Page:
Why India’s Richest Don't Want to Give their Wealth Away

Why India’s Richest Don’t Want to Give their Wealth Away

Why India’s Richest Don't Want to Give their Wealth Away

Michael Bloomberg, the former mayor of New York City and the founder of the financial, software, and data company, Bloomberg L.P., could well be the world’s most exceptional living philanthropist. Over his lifetime, Bloomberg, who is 82, has given away a staggering $17.4 billion to various charitable causes. That sum, in Indian rupees, is 1.44 lakh crore. Bloomberg’s dedication to improving education, public health, and social equality has left an indelible mark, making him one of the most influential philanthropists of our time.

In 2023 alone, Bloomberg contributed $3 billion to support the arts, education, environment, public health, and programs aimed at improving city governments around the world. In the same year, according to a ranking by Hurun, a research, media and investments group, the top 10 Indian philanthropists together donated ₹5,800 crore or $700 million. In Indian media, it was widely described as an impressive contribution that made a significant impact. To put it in perspective, however, the sum that the top 10 Indian philanthropists donated together is a little less than 25% of what Bloomberg donated in the same year.

Bloomberg is not richer than the richest Indian, by the way. He is actually poorer. Bloomberg’s net worth, according to the Forbes real-time ranking of billionaires, is $106.2 billion. The richest Indian, according to the same Forbes list, is Mukesh Ambani, with a net worth assessed at $117.5 billion. Ambani ranked as the ninth richest person in the world. And, in 2023, he and his family, according to the Hurun Philanthropy list (which happens to be the only credible and authentic estimation of Indian philanthropy), made a donation of ₹376 crore or, if you are into comparisons, $45 million. As stated before, in the same year, Bloomberg, who is the 12th richest person in the world, contributed $3 billion.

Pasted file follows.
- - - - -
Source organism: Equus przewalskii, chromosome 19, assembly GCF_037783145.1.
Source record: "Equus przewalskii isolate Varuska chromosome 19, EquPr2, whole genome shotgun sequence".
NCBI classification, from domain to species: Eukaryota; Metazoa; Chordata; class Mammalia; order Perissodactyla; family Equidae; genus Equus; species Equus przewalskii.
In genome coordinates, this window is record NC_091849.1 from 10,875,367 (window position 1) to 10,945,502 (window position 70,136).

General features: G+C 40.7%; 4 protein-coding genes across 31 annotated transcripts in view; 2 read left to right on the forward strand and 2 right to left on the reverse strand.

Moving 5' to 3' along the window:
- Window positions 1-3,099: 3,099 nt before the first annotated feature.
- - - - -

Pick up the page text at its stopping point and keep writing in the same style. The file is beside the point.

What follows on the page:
The number of Indian billionaires has been growing apace every year. According to Forbes, a record number of Indians, 186 in total, have made it to Forbes’ 2024 World’s Billionaires list, an increase from 169 last year. The total number of billionaires in the world is estimated by Forbes to be 2,555, a staggering 19-fold increase since 1987. American billionaires, unsurprisingly, account for the highest number–735 on the Forbes list but for a country that accounts for one of the world’s largest population of poor people (according to the Multidimensional Poverty Index, which considers factors like health and education, 14.96% of Indians are in multidimensional poverty), 186 billionaires is a massive number. 

Yet, the number of Indians among the world’s biggest philanthropists is appallingly small. In fact, the biggest philanthropists in India aren’t the richest, and even as the number of Indian billionaires burgeons, the amount that they give away remains paltry. Interestingly, one of the greatest philanthropists of all time was an Indian pioneer industrialist and founder of the Tata group, Sir Jamsetji Tata who passed away more than a century ago. Tata began his endowments in 1892 and his lifetime donations are estimated to be worth $102.4 billion, which is many times what today’s India’s richest businessmen together donate.

The Indians that do lead in philanthropy are ones that keep a far lower profile than their headline-grabbing richer peers. The two biggest philanthropists in India today are Shiv Nadar, 78, and Azim Premji, also 78. Both built their fortunes primarily in technology. Premji started with his father’s cooking oil and soap making business and founded Wipro, a multinational corporation that provides information technology, consultant and business process services. Nadar is a first-generation entrepreneur who started HCL, a technology multinational similar to Wipro.

Last year, Nadar and his family donated ₹2,042 crore mainly to arts, culture, and heritage; and Premji donated ₹1,774 crore primarily to education. In dollar terms, their contributions, $214 million and $246 million, respectively, hardly match what the world’s billionaire philanthropists donate but in India, they are far bigger philanthropists than their richer peers who control bigger Indian business conglomerates.